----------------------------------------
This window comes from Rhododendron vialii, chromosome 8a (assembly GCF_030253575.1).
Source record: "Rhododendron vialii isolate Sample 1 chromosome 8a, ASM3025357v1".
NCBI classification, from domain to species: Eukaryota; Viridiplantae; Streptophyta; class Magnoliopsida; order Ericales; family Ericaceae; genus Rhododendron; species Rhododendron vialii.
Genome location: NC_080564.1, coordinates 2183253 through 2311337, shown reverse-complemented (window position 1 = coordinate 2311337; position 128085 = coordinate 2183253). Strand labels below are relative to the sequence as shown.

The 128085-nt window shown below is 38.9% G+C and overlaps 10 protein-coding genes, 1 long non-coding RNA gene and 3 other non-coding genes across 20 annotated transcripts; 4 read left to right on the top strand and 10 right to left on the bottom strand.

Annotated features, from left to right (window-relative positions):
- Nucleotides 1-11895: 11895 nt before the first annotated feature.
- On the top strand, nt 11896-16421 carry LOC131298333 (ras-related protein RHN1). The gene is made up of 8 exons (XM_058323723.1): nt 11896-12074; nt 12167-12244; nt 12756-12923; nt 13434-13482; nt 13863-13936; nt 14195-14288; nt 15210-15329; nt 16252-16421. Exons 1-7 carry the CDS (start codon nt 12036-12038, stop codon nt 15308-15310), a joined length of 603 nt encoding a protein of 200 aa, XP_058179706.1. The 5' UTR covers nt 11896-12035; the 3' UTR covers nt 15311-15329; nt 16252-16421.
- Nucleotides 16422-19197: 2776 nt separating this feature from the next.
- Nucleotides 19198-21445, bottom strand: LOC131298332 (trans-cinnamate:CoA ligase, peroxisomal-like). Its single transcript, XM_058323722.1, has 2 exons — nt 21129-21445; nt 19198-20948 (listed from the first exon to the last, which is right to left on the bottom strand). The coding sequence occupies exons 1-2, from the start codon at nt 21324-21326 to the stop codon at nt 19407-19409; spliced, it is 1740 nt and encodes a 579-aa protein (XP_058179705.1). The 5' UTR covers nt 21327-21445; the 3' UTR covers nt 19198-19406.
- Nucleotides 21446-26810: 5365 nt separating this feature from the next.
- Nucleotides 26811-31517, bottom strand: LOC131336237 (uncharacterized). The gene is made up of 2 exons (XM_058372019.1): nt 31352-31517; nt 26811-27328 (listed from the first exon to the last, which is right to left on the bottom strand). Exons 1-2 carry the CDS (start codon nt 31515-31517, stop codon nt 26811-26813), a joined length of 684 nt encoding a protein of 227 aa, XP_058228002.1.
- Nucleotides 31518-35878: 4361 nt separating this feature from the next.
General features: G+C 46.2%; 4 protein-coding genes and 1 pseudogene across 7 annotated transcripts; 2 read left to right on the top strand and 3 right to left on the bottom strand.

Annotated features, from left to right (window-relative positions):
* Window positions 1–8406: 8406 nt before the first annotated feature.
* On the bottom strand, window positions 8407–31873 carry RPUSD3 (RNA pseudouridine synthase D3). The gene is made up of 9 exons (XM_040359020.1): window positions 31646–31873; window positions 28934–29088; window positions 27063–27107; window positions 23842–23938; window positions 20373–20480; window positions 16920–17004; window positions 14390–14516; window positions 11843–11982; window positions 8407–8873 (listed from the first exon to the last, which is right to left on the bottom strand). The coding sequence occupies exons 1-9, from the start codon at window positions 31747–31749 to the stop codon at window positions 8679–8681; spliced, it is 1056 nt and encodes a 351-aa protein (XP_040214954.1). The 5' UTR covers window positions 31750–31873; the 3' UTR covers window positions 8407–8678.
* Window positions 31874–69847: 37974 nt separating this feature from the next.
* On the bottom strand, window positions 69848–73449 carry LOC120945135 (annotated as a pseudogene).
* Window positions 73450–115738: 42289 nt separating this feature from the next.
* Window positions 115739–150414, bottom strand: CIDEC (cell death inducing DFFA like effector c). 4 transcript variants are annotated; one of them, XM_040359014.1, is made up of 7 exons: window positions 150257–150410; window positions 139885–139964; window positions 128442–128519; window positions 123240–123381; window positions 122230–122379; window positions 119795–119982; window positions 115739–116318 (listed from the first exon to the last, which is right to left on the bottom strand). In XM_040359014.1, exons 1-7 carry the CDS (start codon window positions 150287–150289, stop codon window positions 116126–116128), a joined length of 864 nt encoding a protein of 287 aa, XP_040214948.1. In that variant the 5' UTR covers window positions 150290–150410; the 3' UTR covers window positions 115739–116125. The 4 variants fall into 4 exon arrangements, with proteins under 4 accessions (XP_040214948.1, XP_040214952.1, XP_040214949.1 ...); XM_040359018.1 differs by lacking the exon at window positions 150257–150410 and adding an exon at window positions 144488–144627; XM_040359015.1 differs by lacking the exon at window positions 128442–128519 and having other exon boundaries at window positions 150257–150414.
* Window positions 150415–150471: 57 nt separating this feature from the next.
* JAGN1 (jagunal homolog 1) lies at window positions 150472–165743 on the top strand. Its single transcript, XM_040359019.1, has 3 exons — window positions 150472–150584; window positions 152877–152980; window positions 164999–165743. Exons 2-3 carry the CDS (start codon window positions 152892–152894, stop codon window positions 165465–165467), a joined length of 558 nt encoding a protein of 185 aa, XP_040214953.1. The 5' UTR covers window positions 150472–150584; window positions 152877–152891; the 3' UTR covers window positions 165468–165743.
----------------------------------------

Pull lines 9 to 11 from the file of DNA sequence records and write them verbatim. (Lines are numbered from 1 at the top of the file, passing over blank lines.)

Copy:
- Nucleotides 16422-19197: 2776 nt separating this feature from the next.
- Nucleotides 19198-21445, bottom strand: LOC131298332 (trans-cinnamate:CoA ligase, peroxisomal-like). Its single transcript, XM_058323722.1, has 2 exons — nt 21129-21445; nt 19198-20948 (listed from the first exon to the last, which is right to left on the bottom strand). The coding sequence occupies exons 1-2, from the start codon at nt 21324-21326 to the stop codon at nt 19407-19409; spliced, it is 1740 nt and encodes a 579-aa protein (XP_058179705.1). The 5' UTR covers nt 21327-21445; the 3' UTR covers nt 19198-19406.
- Nucleotides 21446-26810: 5365 nt separating this feature from the next.